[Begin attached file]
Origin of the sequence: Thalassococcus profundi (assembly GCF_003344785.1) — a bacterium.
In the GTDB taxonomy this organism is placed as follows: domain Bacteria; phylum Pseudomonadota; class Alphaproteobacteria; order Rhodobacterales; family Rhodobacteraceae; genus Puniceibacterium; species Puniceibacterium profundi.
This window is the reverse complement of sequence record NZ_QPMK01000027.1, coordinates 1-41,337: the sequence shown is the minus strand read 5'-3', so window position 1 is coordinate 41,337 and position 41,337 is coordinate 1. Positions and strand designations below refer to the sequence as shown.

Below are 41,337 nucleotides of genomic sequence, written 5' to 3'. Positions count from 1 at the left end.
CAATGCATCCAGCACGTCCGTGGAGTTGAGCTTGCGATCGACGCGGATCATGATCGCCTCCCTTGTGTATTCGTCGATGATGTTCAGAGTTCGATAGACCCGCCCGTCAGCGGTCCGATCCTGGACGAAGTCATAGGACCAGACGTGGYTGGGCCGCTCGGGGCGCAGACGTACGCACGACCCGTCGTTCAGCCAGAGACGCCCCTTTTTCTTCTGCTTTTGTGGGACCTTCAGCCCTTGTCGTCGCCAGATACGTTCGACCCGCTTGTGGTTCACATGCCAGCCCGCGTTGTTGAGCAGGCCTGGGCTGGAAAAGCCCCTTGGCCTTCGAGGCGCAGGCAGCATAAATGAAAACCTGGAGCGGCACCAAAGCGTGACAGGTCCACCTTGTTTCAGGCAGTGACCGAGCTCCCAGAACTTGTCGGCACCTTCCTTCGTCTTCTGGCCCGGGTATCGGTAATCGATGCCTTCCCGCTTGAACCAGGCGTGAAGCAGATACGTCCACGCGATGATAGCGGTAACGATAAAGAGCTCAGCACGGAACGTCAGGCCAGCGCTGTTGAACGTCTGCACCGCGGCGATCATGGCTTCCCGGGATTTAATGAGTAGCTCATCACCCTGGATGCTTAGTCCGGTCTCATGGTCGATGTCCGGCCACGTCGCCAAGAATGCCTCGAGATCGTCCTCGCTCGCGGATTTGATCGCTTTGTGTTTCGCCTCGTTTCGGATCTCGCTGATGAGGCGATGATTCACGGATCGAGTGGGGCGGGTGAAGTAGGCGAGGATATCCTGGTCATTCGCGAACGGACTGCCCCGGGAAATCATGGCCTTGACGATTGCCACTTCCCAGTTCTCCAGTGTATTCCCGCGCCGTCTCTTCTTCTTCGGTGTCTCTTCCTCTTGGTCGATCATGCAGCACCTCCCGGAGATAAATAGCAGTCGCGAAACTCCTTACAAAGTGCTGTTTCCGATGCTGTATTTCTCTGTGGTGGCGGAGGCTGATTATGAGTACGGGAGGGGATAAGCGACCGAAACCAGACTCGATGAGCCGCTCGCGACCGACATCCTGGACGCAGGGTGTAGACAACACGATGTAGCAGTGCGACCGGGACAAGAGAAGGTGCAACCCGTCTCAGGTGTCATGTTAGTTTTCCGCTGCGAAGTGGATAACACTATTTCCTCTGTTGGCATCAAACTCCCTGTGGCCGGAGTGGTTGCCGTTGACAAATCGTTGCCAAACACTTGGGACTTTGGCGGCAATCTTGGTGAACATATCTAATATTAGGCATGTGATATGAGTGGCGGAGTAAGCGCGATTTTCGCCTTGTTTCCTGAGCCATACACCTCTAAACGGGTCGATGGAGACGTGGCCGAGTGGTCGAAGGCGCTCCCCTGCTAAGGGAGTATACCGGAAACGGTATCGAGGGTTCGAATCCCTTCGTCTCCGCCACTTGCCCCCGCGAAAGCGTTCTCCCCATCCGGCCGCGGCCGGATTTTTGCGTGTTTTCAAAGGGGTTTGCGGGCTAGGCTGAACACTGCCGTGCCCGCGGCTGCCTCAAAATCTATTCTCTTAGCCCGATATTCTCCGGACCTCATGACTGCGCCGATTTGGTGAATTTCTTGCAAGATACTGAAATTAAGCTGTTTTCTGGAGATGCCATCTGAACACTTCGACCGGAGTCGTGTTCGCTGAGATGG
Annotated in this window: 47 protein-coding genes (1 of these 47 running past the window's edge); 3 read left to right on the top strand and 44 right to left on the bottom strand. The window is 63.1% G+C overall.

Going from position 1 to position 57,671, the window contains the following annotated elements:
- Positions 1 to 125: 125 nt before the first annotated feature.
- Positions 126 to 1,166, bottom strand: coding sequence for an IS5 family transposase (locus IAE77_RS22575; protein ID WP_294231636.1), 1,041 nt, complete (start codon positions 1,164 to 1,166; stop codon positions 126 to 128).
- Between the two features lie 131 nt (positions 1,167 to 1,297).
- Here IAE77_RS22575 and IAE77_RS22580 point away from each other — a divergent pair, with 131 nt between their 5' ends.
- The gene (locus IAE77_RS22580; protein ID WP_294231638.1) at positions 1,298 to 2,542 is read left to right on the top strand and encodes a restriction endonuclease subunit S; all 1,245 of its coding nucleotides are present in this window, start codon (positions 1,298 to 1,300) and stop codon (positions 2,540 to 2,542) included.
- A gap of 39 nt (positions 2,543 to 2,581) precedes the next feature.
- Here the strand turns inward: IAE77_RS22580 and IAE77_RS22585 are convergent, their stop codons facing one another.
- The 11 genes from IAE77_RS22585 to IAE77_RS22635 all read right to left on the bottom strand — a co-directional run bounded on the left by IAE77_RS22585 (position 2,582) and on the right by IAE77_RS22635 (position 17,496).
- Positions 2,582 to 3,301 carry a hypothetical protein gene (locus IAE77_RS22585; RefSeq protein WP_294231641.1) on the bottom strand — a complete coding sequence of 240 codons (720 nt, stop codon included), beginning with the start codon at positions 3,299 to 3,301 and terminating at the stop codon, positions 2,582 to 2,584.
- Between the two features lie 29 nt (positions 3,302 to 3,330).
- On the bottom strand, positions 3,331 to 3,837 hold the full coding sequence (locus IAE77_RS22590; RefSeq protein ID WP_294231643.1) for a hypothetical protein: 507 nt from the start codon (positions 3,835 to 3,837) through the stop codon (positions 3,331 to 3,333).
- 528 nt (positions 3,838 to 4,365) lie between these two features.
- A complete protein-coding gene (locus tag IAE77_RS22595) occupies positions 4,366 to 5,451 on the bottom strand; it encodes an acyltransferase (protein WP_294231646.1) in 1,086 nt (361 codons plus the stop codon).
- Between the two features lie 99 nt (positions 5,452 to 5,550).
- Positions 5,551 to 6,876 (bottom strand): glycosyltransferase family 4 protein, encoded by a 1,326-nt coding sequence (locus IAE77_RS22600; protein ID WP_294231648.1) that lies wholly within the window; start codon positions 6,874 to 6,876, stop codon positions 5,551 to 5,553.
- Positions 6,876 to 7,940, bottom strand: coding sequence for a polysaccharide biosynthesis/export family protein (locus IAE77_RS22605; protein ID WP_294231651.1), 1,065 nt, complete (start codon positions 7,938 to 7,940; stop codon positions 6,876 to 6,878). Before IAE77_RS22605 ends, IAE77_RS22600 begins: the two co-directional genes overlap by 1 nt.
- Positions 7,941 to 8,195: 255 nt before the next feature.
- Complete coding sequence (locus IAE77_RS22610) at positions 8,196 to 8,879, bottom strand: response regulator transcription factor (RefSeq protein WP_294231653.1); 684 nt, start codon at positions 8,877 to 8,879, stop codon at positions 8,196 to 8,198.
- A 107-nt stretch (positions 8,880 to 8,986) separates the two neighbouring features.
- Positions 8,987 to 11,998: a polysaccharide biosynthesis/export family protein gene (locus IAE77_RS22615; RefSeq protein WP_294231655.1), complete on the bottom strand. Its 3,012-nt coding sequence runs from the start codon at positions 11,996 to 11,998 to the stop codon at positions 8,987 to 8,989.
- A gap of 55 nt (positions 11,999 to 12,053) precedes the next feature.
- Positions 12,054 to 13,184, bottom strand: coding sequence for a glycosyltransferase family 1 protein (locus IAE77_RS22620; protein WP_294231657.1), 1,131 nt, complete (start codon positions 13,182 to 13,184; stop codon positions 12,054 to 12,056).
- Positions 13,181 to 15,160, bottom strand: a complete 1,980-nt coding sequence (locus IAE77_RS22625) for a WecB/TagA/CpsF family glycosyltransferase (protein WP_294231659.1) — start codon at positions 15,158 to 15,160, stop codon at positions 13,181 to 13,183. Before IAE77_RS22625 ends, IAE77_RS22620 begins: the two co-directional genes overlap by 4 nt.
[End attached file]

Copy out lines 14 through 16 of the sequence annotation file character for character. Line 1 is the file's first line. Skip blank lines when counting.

- Here the strand turns inward: IAE77_RS22580 and IAE77_RS22585 are convergent, their stop codons facing one another.
- The 11 genes from IAE77_RS22585 to IAE77_RS22635 all read right to left on the bottom strand — a co-directional run bounded on the left by IAE77_RS22585 (position 2,582) and on the right by IAE77_RS22635 (position 17,496).
- Positions 2,582 to 3,301 carry a hypothetical protein gene (locus IAE77_RS22585; RefSeq protein WP_294231641.1) on the bottom strand — a complete coding sequence of 240 codons (720 nt, stop codon included), beginning with the start codon at positions 3,299 to 3,301 and terminating at the stop codon, positions 2,582 to 2,584.